Su-27: The History

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Su-27 Flanker

The Su-27, a Russian fourth-generation single-seat supersonic fighter, is recognised all over the globe as one of the best combat aircraft of the 20th century. Due to its perfect flight performances and operational characteristics, the fighter is rightfully popular with pilots and technicians. Top piloting capabilities of the Su-27 fighter demonstrated during multiple air shows around the world did not leave anyone indifferent. The Su-27 is in the top lines of the aviation record tables of the International
Aircraft Federation. To the date, the Su-27 is a record-holder of 27 world class flight achievements. The Su-27 is the forefather of a combat aircraft family of various functionality, including the Su-27UB trainer, Su-27K ship-borne fighter (Su-33), Su-30 twin-seat interceptor, Su-30MK twin-seat multirole fighter, Su-34 tactical bombers Su-35, Su-37 and other high-manoeuvrability multirole aircraft.

To achieve such impressive results, the developers of the fighter had to follow the long and difficult way. The creation of the fighter in its modern appearance with its current performances to guard the Russian aerospace as well as that of the Su-27 buyers would not have been possible without strenuous efforts made by many engineers, designers, scientists, researchers, pilots and military test experts. The most significant input in the Su-27 development was made by teams of the Sukhoi Design Bureau and Komsomolsk-on-Amur Aircraft Manufacturing Plant, developers of its powerplant, radar and guided missile system from the Lyulka-Saturn Company, Tikhomirov Instrumentation Research Institute and Vympel State-owned Design Bureau respectively. In addition to the above organisations, the Su-27 fighter was being developed by many other scientific and research institutions, including the TsAGI, CIAM, GosNIIAS, CNII, a range of other design bureaux and research institutes that designed and manufactured various systems for the Su-27 fighter. This article is dedicated to some aspects of the Su-27 development history which began 30 years ago.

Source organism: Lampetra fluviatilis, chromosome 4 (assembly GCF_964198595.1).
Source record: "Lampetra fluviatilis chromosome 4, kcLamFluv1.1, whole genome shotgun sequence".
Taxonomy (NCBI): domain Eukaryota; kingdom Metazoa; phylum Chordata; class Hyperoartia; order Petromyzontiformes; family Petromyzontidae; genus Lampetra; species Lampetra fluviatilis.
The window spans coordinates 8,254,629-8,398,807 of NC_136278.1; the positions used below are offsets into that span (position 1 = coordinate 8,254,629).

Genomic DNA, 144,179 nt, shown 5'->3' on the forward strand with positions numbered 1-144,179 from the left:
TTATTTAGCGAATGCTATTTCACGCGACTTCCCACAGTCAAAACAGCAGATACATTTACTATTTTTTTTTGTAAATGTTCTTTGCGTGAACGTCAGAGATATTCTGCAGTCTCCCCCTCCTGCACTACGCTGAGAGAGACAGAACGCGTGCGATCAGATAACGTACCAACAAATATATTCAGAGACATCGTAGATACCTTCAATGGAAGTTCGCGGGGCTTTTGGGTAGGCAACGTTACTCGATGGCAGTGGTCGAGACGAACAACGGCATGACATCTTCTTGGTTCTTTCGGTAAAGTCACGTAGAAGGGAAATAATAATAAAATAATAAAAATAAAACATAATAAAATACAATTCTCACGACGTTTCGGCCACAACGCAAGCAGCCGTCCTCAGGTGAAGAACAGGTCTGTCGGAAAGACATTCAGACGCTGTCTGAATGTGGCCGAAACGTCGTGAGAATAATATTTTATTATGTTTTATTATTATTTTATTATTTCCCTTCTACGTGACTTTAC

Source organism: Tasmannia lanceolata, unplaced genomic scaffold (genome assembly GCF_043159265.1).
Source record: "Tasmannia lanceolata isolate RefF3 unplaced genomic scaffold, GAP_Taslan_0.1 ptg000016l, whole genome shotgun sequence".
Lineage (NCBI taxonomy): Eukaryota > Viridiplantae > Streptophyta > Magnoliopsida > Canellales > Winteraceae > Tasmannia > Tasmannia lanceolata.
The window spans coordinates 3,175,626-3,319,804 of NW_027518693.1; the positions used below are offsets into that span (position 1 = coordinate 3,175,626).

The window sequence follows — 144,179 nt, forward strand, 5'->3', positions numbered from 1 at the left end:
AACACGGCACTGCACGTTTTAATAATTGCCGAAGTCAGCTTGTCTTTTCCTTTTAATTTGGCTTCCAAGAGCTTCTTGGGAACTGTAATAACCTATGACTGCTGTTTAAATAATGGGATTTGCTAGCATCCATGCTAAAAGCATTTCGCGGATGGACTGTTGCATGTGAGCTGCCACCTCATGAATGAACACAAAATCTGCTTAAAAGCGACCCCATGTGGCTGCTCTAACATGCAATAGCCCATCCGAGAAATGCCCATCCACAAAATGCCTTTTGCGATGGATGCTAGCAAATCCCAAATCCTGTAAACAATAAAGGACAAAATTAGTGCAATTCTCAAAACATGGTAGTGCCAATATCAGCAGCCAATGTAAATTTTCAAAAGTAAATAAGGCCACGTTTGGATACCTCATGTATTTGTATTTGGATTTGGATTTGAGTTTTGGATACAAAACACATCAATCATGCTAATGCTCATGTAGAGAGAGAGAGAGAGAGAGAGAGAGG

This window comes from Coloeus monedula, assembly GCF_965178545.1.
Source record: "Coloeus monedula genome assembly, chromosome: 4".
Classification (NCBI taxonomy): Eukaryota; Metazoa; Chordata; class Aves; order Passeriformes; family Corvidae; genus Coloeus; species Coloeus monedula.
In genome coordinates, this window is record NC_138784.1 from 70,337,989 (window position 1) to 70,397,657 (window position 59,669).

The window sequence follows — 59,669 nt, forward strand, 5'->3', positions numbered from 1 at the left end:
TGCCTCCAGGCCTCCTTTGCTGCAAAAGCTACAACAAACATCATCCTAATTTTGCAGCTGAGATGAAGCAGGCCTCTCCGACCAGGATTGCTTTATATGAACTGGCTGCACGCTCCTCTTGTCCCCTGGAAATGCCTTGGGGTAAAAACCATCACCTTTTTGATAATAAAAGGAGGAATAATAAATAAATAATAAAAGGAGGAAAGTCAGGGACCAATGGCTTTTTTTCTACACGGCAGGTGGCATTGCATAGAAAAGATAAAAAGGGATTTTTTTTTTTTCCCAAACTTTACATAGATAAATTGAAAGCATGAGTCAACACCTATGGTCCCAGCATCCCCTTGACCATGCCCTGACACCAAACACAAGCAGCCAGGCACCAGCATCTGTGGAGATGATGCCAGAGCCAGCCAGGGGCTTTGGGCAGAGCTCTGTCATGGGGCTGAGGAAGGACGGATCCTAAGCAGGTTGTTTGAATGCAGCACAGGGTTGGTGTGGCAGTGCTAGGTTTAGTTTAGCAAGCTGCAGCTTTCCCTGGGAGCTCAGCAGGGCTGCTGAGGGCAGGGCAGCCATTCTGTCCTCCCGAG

Advanced Frontline Fighter Programme

A team of developers from the Kulon Machine-Building Plant headed by Pavel Osipovich Sukhoi initiated in 1969 the development of an advanced new-generation fighter for the Soviet Air Force and Air Defence Forces' aviation. By the mid-seventies, a general concept of the new fighter was formulated in co-operation with a number of science and research institutions. This concept provided for a high-manoeuvrability long-range fighter with a powerful weapons system and a perfect sighting/navigation system that would allow the pilot to participate efficiently in both long-range missile exchange and dogfight. The basic performances of the new fighter were to be of top class globally while a number of characteristics was to exceed those of its American F-15 counterpart the American leadership was reasonably vesting its high hopes in. The design bureau was planning to introduce a number of major innovations and solutions into the design of the new fighter designated T-10.